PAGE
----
I'm going to have some of their Dutch cheese with peppercorns right now ...

Wednesday, 12 October 2011

Evensong in Norwich

I'm just back from a couple of days' work in Norwich - but I arrived early and had a few hours to myself in the city. It's a strange place - I walked in from the station and was downhearted at the grimy shops and battered sixties office blocks. But then I crossed some kind of invisible boundary  and entered another city of cobbled lanes and alleys, a surprising number of craft shops selling floral handmade teddies and wooly scarves, just as many charity shops, and an incredible number of churches.

I stumbled upon The Book Hive, a splendid independent bookshop which doesn't bother trying to stock every title under the sun, but instead presents you with a scarily tempting selection of books that you realise that you really really want to read. And many of them you just don't find elsewhere - or at least you'd have to hunt hard for them. So there was a great collection of writing about nature, and not all by Richard Mabey and Roger Deakin (both of whose writing I love, but they don't own the genre) - there was also a table full of beautiful books from Little Toller (who publish the Clare Leighton I blogged about a while back). And I found Diego Marani's New Finnish Grammar - raved about in the Guardian a while back but invisible in 'normal' bookshops. Given the temptation, I was incredibly restrained and bought only the Marani. It's on my towering bookpile as I write.

By now, the shops were beginning to shut and it was that awkward time for a visitor to a strange city. It's too early for dinner, too late for afternoon tea. Your hotel room is bleak and anonymous, and anyway you don't want to walk all the way back there only to have to return to the city centre for dinner. You could go to the cinema, but you can do that anywhere - it's a waste of a new city. Everyone else is pulling shut their office doors behind them, hopping on their bikes or in their cars, and heading home.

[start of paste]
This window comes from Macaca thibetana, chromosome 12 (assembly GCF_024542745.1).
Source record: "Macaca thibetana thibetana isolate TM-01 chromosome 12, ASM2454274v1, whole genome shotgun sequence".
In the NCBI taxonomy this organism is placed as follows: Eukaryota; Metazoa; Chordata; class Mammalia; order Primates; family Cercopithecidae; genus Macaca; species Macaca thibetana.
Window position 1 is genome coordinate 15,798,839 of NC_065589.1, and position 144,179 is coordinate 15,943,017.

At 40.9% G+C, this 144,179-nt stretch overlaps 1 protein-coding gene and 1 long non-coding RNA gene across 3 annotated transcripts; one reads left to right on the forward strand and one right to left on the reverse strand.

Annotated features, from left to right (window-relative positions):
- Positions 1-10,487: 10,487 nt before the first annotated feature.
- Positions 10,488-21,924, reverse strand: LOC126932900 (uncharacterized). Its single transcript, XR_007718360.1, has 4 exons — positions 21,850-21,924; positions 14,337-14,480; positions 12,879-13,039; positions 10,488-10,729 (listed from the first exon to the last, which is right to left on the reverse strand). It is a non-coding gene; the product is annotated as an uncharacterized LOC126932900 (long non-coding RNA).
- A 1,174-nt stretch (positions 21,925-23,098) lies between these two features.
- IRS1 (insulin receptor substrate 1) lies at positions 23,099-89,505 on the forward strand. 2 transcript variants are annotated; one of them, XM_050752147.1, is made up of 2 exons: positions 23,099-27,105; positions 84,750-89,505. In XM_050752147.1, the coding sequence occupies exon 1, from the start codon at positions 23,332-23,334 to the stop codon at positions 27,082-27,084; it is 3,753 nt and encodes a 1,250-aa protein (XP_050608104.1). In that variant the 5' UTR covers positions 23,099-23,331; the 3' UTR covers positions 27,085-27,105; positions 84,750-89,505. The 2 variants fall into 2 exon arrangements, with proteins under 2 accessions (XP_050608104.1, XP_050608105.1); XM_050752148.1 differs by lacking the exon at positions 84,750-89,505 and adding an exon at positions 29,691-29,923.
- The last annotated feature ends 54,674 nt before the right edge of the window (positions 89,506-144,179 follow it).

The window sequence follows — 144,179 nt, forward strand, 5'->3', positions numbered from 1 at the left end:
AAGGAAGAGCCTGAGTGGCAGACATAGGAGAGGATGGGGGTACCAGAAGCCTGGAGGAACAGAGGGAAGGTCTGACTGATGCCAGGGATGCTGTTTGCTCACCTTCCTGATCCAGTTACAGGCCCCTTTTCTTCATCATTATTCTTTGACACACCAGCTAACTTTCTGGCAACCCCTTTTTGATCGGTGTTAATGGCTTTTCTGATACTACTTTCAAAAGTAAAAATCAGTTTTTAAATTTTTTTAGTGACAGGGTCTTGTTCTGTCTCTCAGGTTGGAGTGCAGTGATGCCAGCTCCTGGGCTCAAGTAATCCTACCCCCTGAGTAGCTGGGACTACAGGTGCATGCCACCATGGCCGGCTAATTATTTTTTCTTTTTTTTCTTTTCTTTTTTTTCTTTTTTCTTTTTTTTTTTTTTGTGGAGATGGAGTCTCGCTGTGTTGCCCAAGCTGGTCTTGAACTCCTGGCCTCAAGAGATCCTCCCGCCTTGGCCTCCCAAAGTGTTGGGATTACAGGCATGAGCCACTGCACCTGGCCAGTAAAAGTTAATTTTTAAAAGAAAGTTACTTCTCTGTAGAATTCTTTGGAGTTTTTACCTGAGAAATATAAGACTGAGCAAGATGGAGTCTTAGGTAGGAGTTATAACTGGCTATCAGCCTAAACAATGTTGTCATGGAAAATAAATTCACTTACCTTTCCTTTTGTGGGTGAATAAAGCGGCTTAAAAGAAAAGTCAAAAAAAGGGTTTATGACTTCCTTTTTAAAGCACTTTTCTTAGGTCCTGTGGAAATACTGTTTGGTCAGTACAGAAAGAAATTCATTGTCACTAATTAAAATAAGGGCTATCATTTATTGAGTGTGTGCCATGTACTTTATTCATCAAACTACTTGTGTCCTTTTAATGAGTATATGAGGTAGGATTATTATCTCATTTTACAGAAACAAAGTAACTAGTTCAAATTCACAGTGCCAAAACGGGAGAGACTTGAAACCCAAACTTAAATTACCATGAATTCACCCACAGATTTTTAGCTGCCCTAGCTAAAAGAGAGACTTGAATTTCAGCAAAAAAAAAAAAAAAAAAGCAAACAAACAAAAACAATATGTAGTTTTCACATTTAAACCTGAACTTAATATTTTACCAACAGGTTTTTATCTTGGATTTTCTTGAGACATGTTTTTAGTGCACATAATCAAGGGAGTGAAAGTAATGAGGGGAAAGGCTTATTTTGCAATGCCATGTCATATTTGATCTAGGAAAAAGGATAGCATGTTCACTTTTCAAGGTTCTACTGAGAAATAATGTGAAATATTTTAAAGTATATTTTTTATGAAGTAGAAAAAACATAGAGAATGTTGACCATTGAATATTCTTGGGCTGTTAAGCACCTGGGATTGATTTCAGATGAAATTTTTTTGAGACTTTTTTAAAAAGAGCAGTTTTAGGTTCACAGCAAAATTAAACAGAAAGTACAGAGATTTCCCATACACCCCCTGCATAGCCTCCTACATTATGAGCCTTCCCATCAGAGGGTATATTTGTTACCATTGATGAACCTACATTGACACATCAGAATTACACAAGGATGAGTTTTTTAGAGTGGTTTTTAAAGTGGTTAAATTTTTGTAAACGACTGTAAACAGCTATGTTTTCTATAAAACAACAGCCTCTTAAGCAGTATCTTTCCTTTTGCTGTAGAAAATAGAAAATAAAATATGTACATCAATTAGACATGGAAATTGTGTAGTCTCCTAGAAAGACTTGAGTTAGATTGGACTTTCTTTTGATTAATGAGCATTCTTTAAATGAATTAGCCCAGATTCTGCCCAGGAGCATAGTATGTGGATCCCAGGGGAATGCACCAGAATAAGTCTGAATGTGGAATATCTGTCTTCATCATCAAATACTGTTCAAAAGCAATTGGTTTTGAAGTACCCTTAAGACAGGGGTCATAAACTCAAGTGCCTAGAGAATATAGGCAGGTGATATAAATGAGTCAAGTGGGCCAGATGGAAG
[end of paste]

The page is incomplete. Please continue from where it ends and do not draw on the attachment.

If I were a different person, I'd find a bar and settle down with a bottle of wine in a corner, but I'd be asleep after one glass, and that's no fun.

So I set off to the cathedral. Like all the great churches of the east of England it shoots up into the sky, its stone spire thinning to a blade against the clouds, a strange combination of ethereal and rock solidity.

Inside, I wandered past side chapels and tombs, peered at the skeleton carved into the wall reminding us that we'll all be like him one day, gazed up at the soaring roof, let my mind wander. And then I heard a moment of song.

It vanished as soon as it had come.

And then an announcement over the tannoy, 'If you would like to join us for evensong in the Choir ...'.

I have to admit to being rather nervous - I don't go to church, and it's not part of my upbringing, so I know that I don't know what I'm doing when it comes to services. And I always hesitate - do I have a right to participate as an atheist? Will I pollute the believers' rituals by my presence? A silly thing to think, maybe, since I don't believe in the rituals.

And yet, it was a quietly magical experience, sitting in the back of the choir stalls, behind the singers of the choir, lit by candles, listening to ancient words from the old and new testaments and to sung psalms, saying the creed (peeping at the printed sheet provided), standing, sitting, wondering why today we are hearing about Abraham and Sarah being given Isaac by God, and then about Mary - how terrified she must have been - being visited and told she would be bearing the son of God. We thought about Rowan Williams in Zimbabwe, we sat in silent contemplation.

It was a deeply soothing experience to sit among worshippers, allowing the music to wash through me, and closing my day in peace.

(I clearly didn't take this photo - that really would have been a wrong thing to do - so this one's from the cathedral website. On Monday it seemed darker, though it was still daylight outside. I was sat on the left of this picture, my back to the wall. Those choir stalls are not comfortable - despite the choir master saying it was a good spot for snoozing as he showed me my place.)

Friday, 7 October 2011

Fisherman's Friends on Ilkley Moor

As you'll know from my post of a couple of weeks ago, I went to Yorkshire, land of (some of) my youth. Well, it was marvellous, despite me experiencing it through a thick cold. For old times sake I went specially to Ilkley to buy some Fisherman's Friends - my scent of choice as an unhealthy student.